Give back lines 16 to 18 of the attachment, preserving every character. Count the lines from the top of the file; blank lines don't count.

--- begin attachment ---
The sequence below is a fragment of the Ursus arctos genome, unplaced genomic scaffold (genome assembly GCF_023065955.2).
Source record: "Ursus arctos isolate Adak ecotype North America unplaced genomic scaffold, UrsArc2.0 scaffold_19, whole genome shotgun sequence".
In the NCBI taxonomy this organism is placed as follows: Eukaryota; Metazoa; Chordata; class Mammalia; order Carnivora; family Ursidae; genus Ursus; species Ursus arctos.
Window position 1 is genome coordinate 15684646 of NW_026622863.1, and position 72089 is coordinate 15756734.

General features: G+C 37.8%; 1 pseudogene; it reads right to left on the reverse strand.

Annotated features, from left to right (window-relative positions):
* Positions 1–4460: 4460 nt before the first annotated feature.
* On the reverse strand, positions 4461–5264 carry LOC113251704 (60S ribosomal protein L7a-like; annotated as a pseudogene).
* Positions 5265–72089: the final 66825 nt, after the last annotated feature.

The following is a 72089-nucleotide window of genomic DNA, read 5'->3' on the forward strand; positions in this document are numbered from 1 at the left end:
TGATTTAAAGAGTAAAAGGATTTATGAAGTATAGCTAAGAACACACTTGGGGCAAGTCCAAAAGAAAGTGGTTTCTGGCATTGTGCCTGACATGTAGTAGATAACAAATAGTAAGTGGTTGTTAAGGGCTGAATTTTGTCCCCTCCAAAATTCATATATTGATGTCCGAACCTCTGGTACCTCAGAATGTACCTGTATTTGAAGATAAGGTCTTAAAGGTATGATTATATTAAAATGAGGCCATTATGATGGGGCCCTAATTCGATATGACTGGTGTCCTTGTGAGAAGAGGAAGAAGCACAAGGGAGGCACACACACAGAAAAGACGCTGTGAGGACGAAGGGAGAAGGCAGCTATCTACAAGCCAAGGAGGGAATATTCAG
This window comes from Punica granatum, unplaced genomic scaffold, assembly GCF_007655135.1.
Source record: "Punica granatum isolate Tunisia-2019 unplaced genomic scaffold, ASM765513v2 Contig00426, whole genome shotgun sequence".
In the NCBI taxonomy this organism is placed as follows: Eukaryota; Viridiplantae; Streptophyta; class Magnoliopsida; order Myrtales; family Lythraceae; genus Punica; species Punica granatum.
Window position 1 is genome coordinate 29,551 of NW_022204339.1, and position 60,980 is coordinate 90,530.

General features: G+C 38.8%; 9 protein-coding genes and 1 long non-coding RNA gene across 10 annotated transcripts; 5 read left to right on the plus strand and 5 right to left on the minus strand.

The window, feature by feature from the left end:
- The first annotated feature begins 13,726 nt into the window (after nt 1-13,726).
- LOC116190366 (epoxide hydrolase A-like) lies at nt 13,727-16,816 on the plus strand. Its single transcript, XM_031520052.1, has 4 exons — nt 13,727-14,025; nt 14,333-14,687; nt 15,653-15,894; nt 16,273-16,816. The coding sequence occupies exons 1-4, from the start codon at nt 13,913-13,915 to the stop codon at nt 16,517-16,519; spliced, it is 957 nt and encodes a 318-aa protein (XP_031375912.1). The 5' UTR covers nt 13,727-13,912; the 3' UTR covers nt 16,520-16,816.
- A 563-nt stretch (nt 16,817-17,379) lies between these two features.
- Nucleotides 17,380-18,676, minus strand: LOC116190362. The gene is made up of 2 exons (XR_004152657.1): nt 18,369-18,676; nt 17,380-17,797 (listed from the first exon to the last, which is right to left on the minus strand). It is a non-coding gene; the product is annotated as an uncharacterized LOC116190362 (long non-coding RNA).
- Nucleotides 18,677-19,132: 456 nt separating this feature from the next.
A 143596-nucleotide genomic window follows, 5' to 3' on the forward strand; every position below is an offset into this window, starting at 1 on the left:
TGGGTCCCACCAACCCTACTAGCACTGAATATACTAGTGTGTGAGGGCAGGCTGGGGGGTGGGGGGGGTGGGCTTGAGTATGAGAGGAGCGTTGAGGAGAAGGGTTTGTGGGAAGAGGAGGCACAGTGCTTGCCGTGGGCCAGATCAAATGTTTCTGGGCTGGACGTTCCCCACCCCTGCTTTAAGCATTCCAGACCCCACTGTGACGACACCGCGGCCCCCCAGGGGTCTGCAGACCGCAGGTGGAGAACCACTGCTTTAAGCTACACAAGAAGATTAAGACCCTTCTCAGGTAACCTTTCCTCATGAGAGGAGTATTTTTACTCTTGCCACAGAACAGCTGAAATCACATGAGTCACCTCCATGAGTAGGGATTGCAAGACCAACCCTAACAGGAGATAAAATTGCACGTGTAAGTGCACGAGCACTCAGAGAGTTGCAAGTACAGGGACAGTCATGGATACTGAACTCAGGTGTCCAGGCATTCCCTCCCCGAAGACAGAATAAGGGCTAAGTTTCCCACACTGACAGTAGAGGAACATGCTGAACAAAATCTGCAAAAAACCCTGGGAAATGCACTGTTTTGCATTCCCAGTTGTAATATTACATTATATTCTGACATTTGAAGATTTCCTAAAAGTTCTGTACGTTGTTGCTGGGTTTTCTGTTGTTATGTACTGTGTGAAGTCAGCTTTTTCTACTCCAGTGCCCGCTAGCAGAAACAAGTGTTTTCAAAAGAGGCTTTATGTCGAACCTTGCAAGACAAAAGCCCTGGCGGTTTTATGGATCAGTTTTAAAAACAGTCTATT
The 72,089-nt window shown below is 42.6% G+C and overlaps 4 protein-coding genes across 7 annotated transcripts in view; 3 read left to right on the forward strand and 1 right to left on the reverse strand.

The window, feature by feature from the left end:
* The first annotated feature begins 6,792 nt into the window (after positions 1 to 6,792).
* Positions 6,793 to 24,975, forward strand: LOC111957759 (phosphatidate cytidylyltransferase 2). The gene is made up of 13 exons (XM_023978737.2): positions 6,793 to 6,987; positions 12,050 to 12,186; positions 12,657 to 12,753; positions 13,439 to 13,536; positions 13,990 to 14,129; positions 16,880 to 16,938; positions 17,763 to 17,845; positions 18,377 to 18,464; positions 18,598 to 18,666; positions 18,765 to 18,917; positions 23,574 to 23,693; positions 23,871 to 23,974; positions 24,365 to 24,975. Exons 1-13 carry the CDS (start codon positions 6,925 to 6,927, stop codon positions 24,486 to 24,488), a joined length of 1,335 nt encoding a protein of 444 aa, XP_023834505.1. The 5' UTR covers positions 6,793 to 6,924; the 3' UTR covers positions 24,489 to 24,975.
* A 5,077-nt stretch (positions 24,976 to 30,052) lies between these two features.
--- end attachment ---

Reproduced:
General features: G+C 38.8%; 9 protein-coding genes and 1 long non-coding RNA gene across 10 annotated transcripts; 5 read left to right on the plus strand and 5 right to left on the minus strand.

The window, feature by feature from the left end:
- The first annotated feature begins 13,726 nt into the window (after nt 1-13,726).